FAREWELL ADDRESS.

Fellow Citizens:

BEING about to retire finally from public life, I beg leave to offer you my grateful thanks for the many proofs of kindness and confidence which I have received at your hands. It has been my fortune, in the discharge of public duties, civil and military, frequently to have found myself in difficult and trying situations, where prompt decision and energetic action were necessary, and where the interest of the country required that high responsibilities should be fearlessly encountered; and it is with the deepest emotions of gratitude that I acknowledge the continued and unbroken confidence with which you have sustained me in every trial. My public life has been a long one, and I cannot hope that it has at all times been free from errors. But I have the consolation of knowing that if mistakes have been committed, they have not seriously injured the country I so anxiously endeavored to serve; and at the moment when I surrender my last public trust, I leave this great people prosperous and happy; in the full enjoyment of liberty and peace; and honored and respected by every nation in the world.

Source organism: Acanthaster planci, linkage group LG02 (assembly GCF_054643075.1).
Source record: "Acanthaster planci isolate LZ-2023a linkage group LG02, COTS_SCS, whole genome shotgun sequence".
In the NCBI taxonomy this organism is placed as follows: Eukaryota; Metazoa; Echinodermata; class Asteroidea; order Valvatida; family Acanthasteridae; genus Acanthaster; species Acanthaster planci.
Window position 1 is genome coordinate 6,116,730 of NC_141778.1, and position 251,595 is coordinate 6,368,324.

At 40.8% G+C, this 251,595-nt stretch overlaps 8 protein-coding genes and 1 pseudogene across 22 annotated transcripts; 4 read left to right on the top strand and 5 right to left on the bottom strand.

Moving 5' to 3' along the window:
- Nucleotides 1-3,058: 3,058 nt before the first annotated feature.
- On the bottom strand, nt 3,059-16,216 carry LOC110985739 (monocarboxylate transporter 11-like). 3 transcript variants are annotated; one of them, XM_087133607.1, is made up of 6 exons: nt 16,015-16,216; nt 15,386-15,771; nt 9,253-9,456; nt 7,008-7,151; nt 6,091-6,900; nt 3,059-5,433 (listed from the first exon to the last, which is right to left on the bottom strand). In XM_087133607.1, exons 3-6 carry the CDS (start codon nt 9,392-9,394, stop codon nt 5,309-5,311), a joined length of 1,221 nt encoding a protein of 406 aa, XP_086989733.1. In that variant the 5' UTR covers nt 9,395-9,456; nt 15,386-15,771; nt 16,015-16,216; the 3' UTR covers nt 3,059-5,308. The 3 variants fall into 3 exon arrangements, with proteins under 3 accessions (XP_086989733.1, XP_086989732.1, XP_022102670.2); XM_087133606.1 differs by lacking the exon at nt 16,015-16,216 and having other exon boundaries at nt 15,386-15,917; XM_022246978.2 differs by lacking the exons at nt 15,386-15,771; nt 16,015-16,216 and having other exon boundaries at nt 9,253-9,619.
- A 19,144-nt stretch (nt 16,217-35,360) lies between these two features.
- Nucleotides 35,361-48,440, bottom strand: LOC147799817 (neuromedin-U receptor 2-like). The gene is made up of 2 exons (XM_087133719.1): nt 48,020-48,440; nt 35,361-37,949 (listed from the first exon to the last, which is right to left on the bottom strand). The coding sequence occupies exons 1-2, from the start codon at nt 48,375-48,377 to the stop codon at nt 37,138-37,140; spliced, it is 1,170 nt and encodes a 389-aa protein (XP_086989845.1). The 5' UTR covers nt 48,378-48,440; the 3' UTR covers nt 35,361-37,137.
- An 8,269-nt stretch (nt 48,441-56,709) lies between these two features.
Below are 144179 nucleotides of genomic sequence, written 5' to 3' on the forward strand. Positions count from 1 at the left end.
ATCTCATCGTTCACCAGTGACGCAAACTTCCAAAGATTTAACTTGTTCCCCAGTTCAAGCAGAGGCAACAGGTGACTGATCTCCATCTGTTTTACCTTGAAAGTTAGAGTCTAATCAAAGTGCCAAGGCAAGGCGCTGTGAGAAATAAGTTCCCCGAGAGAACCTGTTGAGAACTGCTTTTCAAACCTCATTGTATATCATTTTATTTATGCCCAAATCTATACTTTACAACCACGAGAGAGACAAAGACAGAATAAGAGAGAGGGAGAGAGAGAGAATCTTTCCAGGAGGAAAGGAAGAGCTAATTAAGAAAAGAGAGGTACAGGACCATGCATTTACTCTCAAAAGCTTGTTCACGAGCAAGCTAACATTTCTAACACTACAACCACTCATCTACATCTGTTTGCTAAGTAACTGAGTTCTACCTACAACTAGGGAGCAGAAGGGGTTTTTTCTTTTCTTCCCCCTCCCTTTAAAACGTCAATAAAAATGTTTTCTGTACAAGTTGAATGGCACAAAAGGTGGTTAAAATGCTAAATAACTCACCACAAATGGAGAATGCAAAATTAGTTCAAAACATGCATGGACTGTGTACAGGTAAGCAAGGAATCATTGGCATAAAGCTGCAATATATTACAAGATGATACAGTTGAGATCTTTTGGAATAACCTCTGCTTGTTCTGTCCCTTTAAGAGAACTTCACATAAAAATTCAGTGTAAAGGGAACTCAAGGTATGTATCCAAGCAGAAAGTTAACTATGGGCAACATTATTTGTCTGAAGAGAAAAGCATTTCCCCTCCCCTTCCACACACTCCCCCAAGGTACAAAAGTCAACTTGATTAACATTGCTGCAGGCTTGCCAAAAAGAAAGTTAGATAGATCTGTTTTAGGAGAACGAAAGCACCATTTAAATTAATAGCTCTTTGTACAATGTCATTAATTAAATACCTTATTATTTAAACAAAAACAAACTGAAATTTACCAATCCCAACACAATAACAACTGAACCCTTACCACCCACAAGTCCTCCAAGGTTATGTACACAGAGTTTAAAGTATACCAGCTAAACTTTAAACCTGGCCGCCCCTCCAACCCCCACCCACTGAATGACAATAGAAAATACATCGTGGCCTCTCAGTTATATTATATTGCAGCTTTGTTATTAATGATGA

If my humble efforts have, in any degree, contributed to preserve to you these blessings, I have been more than rewarded by the honors you have heaped upon me; and, above all, by the generous confidence with which you have supported me in every peril, and with which you have continued to animate and cheer my path to the closing hour of my political life. The time has now come, when advanced age and a broken frame warn me to retire from public concerns; but the recollection of the many favors you have bestowed upon me is engraven upon my heart, and I have felt that I could not part from your service without making this public acknowledg. ment of the gratitude I owe you. And if I use the occasion to offer to you the counsels of age and experience, you will, I trust, receive them with the same indulgent kindness which you have so often extended to me; and will, at least, see in them an earnest desire to perpetuate, in this favored land, the blessings of liberty and equal laws.